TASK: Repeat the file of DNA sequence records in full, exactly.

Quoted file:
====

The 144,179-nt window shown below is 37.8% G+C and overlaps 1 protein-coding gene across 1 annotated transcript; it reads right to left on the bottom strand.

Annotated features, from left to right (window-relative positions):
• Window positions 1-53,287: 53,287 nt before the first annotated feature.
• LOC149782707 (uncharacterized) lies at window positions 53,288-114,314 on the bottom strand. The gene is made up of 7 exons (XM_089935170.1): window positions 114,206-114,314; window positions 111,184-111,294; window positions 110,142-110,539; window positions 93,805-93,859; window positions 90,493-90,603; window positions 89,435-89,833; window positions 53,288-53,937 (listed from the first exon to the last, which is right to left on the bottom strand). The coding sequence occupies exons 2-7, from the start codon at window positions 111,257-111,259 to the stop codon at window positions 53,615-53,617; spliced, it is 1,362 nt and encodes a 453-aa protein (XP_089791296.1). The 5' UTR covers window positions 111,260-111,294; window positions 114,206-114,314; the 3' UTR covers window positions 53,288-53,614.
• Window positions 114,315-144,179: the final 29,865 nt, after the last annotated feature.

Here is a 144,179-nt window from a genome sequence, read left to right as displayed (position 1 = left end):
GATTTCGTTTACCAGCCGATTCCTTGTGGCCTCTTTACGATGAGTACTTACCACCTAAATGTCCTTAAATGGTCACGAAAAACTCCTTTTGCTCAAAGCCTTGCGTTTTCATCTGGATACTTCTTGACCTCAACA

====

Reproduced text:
The 144,179-nt window shown below is 37.8% G+C and overlaps 1 protein-coding gene across 1 annotated transcript; it reads right to left on the bottom strand.

Annotated features, from left to right (window-relative positions):
• Window positions 1-53,287: 53,287 nt before the first annotated feature.
• LOC149782707 (uncharacterized) lies at window positions 53,288-114,314 on the bottom strand. The gene is made up of 7 exons (XM_089935170.1): window positions 114,206-114,314; window positions 111,184-111,294; window positions 110,142-110,539; window positions 93,805-93,859; window positions 90,493-90,603; window positions 89,435-89,833; window positions 53,288-53,937 (listed from the first exon to the last, which is right to left on the bottom strand). The coding sequence occupies exons 2-7, from the start codon at window positions 111,257-111,259 to the stop codon at window positions 53,615-53,617; spliced, it is 1,362 nt and encodes a 453-aa protein (XP_089791296.1). The 5' UTR covers window positions 111,260-111,294; window positions 114,206-114,314; the 3' UTR covers window positions 53,288-53,614.
• Window positions 114,315-144,179: the final 29,865 nt, after the last annotated feature.

Here is a 144,179-nt window from a genome sequence, read left to right as displayed (position 1 = left end):
GATTTCGTTTACCAGCCGATTCCTTGTGGCCTCTTTACGATGAGTACTTACCACCTAAATGTCCTTAAATGGTCACGAAAAACTCCTTTTGCTCAAAGCCTTGCGTTTTCATCTGGATACTTCTTGACCTCAACA